Think carefully the next time you edit your Flickr or Myspace profile. New Scientist reported last week that the Pentagon’s National Security Agency (NSA) “is funding research into the mass harvesting of the information that people post about themselves on social networks.” For many the move is hardly surprising given the ongoing erosion of personal privacy as a result of 9/11 and makes George Orwell and Philip K Dick’s dark imaginings about the workings of big government (they gave us the concepts of thought-crime and pre-crime respectively) a depressing reality.
Many are saying that it bears all the hallmarks of the Pentagon’s Total Information Awareness program or the “blueprint for the total surveillance society” as it was dubbed by Lee Tien of the EFF. The program aimed to gather digital information from a variety of sources to aid in the tracking and capture of terrorists but was suspended in 2002 after a public outcry over privacy.
The New Scientist report speculates that the NSA plans to use semantic-web tools to plot connections between individuals. A paper promoting just such a process was delivered at the WWW2006 in Edinburgh last month. The paper, titled Semantic Analytics on Social Networks, described how conflict of interest in the scientific peer review process could be avoided by plotting the relationships between individuals, by analyzing the RDF tags of data from the Friend of a Friend (FOAF) social software service and the computer science bibliography website DBLP. New Scientist noted that the research was part-funded by Advanced Research Development Activity who spend the NSA’s research cash.
This news follows the report by USA Today on June 1st that the FBI had asked companies including Google, Microsoft and AOL (amongst others) to store Web usage histories for up to two years to assist with the investigations into child pornography and terrorism. Lee Tien observed that the Justice Department was “asking ISP’s to really become an arm of the government”.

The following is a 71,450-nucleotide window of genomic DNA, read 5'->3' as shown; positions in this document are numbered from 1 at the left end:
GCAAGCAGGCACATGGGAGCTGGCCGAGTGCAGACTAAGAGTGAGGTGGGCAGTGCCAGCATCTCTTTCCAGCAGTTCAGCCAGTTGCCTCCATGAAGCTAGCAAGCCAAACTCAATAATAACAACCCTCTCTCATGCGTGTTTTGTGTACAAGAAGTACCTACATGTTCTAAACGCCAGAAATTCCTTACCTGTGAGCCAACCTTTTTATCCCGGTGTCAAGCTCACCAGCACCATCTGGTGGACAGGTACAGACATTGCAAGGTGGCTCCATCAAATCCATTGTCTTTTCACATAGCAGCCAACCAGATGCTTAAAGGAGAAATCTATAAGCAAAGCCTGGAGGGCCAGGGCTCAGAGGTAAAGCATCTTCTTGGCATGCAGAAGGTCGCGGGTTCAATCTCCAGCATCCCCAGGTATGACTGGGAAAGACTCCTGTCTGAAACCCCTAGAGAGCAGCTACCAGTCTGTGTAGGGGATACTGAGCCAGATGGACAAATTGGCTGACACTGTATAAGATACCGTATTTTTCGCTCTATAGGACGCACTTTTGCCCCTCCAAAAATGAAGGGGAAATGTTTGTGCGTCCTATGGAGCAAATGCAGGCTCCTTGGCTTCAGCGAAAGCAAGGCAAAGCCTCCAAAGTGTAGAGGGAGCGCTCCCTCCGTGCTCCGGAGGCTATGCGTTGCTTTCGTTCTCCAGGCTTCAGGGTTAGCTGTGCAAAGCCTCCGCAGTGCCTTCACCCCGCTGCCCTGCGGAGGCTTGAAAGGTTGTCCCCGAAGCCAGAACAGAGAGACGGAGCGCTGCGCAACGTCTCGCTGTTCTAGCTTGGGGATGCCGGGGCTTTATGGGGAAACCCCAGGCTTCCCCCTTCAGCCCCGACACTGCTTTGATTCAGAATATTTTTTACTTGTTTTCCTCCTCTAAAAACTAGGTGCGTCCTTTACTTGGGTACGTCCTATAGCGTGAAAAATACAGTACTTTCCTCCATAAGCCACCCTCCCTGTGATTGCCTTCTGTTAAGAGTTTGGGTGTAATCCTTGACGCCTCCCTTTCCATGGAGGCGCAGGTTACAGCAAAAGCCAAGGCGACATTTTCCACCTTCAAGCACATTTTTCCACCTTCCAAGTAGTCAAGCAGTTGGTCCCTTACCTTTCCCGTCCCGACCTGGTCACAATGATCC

In Europe, the adoption of similar approaches has been attempted with less success. In 2003 the UK All Party Internet Group (APIG) recommended that the government abandon plans to get ISP’s to store usage data for six years but should still ask the companies to keep data as and when law enforcers required.
The APIG report (PDF), which was delivered ahead of the consultation process for the controversial Regulation of Investigatory Powers Act (RIPA) Part 2, made the specific recommendation that
“a specific prohibition should be put into RIPA to prevent access to communications traffic data for ‘predictive use’. If particular patterns of behaviour were highly correlated to criminal behaviour then it might become possible for ‘fishing expeditions’ to detect these patterns to be seen a proportionate action. We agree that this type of access to traffic data raises considerable concern and do not believe it should be permitted under an ‘internal authorisation’ regime.
In September 2005 the European Commission adopted a proposal that would see telecommunications data held for one year and Internet data for six months and, last month, the European Court annulled the agreement which compelled airlines to submit private data on passengers flying to the US.
It’s not just us that thinks that the Global War on Terror has been used by governments on both sides of the Atlantic to infringe personal liberty with precious little evidence of positive results. Privacy groups have warned about the dangers of “automated intelligence profiling” citing the potential for inaccuracies, misuse and abuse.
Governments have hardly proven themselves capable custodians so far. In the UK recent blunders at the Home Office have seen thousands of individuals wrongly branded as criminals due to inefficient manual administration systems. Add government fecklessness to the huge quantity of incomplete, exaggerated and plain wrong data entered by ourselves about ourselves on social software sites and you could have the ingredients for a totalitarian, bureaucratic hell, worthy of Kafka.